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  19. I feel nice and calm and peaceful, just by reading your words. I'm fairly content with my lot in life too.
    Thank you for mentioning my blog. Well over a thousand people came to have a look. Amazing!

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  20. Hi Rhonda, such a lovely post and so needed for me.
    Being Father's day I cooked a special meal for my best friend and husband, your baked beans,ribs and salad from my garden. My kitchen smelled like heaven and yes I made him Bringhum Young cake.....chocolate cake ,whip cream middle and chocolate frosting, [ no I am not LDS, but boy can they cook}. It was a lovely Sunday spent with my man and just hanging out, gardening, cooking and knitting.
    Thanks for all you do to encourage me.
    When will your book be available in the USA?
    Eileen

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  21. Thank you for sharing some of your journey.

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  22. That post is so true Rhonda, and I agree with your philosophy that we need to take responsibility for our own actions. So many people today feel that someone must be to blame when things go wrong. A much better attitude is to learn from our mistakes and quietly move on again.

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  23. We are just now reaching the end of year 3 in our journey :) While we have changed, grown and learned so much, we have many goals yet to reach. There is no rush, it's a steady pace of moving forward ~ or backwards as I sometimes I like to think (back to simpler times...). I love the fact that we have a lot to learn still - it gives me motivation and purpose in my days.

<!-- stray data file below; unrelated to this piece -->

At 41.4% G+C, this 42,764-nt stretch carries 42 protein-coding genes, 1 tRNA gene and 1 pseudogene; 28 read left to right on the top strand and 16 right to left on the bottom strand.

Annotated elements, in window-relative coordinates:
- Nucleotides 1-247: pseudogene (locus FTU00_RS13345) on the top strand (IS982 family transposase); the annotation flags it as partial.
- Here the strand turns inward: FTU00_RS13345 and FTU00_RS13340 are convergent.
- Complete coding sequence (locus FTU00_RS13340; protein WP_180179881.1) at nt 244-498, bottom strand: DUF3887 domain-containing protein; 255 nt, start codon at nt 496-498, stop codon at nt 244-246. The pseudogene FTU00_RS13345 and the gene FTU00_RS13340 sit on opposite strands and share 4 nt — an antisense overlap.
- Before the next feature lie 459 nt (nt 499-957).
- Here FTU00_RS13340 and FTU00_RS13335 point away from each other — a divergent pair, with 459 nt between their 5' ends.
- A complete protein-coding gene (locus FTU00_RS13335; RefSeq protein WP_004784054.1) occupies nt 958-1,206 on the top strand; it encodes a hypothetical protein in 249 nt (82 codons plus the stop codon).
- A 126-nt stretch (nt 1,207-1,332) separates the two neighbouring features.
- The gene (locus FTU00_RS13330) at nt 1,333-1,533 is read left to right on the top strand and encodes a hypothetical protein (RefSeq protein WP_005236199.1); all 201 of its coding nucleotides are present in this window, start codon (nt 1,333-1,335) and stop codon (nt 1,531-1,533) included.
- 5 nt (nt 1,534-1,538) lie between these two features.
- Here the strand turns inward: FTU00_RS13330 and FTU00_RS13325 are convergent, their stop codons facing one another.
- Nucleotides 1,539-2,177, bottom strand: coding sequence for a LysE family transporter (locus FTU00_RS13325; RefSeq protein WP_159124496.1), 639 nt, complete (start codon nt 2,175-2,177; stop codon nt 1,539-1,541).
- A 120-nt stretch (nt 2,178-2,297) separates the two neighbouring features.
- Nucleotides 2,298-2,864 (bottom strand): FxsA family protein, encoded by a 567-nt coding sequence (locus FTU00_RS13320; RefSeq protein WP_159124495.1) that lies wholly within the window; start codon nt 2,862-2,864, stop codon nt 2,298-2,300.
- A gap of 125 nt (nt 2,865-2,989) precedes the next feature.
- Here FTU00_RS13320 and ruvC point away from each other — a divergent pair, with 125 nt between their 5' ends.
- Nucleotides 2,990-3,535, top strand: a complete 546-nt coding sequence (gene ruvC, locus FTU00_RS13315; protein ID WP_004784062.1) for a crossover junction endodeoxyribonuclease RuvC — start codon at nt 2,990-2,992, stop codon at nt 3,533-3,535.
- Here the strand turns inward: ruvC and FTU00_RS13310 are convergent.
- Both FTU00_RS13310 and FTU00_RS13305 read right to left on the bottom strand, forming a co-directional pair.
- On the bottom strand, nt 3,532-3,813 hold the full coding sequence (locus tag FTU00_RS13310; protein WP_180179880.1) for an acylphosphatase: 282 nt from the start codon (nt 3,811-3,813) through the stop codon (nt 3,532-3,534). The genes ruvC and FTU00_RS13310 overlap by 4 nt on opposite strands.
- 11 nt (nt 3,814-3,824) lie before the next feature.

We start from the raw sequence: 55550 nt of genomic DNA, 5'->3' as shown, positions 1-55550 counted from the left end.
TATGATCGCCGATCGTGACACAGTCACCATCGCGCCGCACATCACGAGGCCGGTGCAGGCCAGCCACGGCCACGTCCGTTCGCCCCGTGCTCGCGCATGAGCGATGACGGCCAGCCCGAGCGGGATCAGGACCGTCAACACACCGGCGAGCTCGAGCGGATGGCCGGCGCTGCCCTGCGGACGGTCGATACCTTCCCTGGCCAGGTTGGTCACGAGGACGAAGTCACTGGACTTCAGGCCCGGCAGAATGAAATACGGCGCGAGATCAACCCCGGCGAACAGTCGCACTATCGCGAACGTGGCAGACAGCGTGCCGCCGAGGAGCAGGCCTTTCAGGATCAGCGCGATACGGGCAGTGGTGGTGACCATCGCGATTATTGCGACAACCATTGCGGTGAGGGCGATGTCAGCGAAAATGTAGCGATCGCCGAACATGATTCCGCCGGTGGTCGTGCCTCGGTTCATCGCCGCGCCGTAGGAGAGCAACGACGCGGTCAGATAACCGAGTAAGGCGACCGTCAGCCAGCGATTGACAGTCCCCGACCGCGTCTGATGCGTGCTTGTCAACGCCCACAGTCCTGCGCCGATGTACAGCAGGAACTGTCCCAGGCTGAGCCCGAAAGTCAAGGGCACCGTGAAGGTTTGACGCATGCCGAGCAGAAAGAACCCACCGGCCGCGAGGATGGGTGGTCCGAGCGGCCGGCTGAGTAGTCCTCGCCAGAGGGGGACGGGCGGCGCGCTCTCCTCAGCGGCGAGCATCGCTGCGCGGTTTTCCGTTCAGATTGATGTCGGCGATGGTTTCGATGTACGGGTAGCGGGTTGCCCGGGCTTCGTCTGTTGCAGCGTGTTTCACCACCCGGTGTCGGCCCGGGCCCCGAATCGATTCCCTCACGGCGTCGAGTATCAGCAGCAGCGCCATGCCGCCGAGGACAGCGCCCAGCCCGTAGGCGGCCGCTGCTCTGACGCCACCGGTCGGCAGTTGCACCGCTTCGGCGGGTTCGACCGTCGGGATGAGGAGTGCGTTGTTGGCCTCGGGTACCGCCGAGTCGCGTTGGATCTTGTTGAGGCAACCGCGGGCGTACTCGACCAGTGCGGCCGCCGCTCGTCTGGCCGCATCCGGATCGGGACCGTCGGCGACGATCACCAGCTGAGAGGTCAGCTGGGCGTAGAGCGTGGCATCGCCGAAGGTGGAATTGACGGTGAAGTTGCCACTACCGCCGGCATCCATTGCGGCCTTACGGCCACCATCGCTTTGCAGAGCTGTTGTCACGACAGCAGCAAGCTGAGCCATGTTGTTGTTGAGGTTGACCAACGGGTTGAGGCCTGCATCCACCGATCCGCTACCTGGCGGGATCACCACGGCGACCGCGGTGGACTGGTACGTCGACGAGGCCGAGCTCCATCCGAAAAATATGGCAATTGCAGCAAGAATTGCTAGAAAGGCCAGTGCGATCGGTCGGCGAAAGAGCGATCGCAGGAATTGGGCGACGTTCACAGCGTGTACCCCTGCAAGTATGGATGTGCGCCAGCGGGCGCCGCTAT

The quiet contentment that you speak of is slowly (thankfully) taking over my thought processes... it takes a long time to erase the "programming" of the rat race... to fully slow down and live in the moment is an absolute gift that money can never buy :)

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  24. :) Look at that big boy!

    I'm curious Rhonda, the tablecloth in the last photo, is it fabric or oilcloth?

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  25. Happy decade Rhonda :)
    Thank you for everything you have taught me so far. I look forward to my ten year anniversary one day.
    Have a wonderful day.

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  26. Rose, it's oilcloth. With the kids around it's a godsend.

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  27. Beautifully inspiring...Thank you Rhonda x

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  28. Good morning Rhonda,
    i agree with everything you have said here. Great post and isn't it good to see so many like minded folk agreeing with you.
    Blessings gail